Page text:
Petra Pazsitka: ‘Murder’ victim turns up alive 30 years after disappearance

Petra Pazsitka: 'Murder' victim turns up alive 30 years after disappearance

Petra Pazsitka, a computer science student in Braunschweig, Germany, hit the headlines after she mysteriously vanished in 1984.

Petra Pazsitka set off a national wide search when she went ‘missing’ just before her brother’s birthday in 1984. Pazsitka, who was 24 and living at university at the time, seemingly disappeared off the face of the earth.

After searching for any trace of Pazsitka for more than five years, police closed the case when a carpenter’s apprentice, who had previously been convicted of the rape and murder of a 14-year-old, confessed to her murder.

Although her body was never found, or any murder weapon or forensic evidence, the case was closed in 1989 and Pazsitka was declared dead.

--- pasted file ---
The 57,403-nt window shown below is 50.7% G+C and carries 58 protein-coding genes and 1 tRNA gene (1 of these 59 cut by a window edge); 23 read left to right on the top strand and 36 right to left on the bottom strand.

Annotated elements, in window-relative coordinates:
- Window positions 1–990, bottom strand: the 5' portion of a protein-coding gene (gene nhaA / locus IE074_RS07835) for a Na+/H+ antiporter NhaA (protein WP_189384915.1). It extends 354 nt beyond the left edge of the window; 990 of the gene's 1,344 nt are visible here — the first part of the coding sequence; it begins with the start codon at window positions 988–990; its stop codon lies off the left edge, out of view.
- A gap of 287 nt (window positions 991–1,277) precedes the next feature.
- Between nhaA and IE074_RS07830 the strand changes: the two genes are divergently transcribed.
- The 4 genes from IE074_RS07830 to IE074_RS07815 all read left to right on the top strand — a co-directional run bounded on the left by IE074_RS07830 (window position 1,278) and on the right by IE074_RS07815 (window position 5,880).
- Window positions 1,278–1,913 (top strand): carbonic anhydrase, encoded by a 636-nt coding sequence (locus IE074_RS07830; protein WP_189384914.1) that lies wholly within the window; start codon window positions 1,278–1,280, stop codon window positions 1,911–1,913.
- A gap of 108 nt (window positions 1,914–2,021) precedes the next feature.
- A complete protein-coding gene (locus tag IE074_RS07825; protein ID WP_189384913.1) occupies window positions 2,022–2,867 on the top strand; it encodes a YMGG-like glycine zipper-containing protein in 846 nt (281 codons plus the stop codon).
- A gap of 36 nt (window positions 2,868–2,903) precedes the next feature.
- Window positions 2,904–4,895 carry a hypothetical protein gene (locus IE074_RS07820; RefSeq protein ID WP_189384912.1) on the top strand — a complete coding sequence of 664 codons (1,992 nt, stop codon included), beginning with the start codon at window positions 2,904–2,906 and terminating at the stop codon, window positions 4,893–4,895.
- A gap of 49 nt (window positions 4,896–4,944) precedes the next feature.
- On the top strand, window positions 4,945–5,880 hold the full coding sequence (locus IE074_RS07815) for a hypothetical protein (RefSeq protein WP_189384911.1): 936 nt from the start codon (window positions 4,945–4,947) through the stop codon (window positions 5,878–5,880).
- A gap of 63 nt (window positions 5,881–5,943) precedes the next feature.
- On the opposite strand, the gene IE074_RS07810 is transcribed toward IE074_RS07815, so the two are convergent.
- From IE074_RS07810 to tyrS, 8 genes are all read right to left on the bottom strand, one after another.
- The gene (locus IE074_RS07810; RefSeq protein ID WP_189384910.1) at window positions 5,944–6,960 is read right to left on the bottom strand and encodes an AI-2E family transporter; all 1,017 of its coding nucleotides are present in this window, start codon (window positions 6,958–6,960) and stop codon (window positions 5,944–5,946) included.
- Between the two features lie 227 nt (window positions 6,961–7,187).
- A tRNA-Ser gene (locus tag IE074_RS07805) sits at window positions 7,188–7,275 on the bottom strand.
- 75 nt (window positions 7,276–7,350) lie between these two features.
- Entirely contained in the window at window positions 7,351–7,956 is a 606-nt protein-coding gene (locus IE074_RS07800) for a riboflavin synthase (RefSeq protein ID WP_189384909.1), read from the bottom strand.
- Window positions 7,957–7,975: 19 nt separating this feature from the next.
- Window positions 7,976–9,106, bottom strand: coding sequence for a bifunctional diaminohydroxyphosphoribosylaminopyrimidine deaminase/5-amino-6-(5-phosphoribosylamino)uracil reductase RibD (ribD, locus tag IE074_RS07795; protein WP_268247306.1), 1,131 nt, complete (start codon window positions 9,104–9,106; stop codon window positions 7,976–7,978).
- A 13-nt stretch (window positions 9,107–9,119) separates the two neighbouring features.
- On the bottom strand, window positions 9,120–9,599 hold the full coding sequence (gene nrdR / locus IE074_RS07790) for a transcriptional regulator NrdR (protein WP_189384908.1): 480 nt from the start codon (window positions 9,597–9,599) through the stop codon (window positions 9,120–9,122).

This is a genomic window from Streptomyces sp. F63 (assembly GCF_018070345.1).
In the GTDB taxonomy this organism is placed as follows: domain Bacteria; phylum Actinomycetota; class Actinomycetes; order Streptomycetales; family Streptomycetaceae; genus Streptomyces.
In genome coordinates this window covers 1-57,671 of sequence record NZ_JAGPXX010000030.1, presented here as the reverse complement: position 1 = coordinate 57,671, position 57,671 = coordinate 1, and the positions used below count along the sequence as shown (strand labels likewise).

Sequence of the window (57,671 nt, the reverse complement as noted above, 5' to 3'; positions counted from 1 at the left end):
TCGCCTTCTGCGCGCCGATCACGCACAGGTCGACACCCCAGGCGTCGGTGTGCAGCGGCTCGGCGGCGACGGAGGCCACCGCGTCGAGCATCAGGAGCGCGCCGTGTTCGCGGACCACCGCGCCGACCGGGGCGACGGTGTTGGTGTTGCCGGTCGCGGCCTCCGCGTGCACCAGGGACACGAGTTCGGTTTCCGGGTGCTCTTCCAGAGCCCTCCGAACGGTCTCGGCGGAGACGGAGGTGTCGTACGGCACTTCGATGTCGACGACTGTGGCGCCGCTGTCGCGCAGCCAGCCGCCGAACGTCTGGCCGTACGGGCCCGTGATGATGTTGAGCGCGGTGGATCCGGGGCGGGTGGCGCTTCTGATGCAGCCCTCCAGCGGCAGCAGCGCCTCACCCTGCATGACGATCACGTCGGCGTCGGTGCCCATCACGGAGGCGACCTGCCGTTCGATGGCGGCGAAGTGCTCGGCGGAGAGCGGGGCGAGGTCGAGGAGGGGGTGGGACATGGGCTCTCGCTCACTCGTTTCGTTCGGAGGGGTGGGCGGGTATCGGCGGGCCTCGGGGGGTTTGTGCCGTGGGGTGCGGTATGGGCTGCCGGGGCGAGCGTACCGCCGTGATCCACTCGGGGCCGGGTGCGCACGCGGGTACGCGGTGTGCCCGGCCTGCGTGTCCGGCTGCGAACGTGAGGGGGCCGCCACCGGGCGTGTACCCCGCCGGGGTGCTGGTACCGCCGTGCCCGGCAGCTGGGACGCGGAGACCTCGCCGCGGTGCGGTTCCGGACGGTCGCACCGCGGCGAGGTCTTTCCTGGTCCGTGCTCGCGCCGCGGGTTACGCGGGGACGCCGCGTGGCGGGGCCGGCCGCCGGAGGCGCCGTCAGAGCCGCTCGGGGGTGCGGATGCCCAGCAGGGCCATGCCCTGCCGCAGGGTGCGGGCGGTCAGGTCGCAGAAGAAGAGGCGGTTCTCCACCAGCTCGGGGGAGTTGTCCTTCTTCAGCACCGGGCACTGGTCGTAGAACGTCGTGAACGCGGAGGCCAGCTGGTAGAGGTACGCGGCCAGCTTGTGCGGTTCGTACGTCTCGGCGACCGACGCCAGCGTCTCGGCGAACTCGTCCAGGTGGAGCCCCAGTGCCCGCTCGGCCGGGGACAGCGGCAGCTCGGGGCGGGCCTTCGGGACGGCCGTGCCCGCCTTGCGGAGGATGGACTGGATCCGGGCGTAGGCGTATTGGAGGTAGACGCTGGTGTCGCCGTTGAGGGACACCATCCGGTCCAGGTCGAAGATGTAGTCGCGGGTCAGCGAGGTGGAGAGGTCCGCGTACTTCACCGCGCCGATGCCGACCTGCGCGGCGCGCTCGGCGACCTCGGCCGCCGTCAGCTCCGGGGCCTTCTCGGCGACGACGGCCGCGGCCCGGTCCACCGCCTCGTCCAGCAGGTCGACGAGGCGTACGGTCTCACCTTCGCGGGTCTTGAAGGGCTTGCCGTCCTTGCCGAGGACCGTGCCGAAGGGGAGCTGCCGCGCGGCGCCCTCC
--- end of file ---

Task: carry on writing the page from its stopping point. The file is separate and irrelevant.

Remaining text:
Except Pazsitka was neither missing, nor dead, but living safe and well in Dusseldorf.

The police were alerted to Pazsitka’s location and condition when she called the police to report a burglary more than 31 years later.

Pazsitka, who called herself “Mrs Schneider”, summoned the police to her Dusseldorf home to investigate a robbery and revealed herself to be the long lost Petra Pazsitska when she produced her identification.

When the 55-year-old was questioned by police if she was the missing student, she confessed that she was. Patsitka revealed that she had fled to Dusseldorf to secretly move into an apartment that she had been saving for, without telling her friends or family.

When pressed, Pazsitka would not reveal why she did not inform anyone of her plans.

“As to the motive of her disappearance, she gave no explanation and expressly said that she continues to want no contact with the public or her family,” said a representative of the Braunschweig and Wolfsburg Police.

“Her father passed away a few years ago, but her brother and mother were in shock and tears when they heard the news,” he continued.

Police have confirmed that Pazsitka has not committed any crime and will not be required to take any further action, other than to change her registered status from ‘deceased’ to ‘alive’.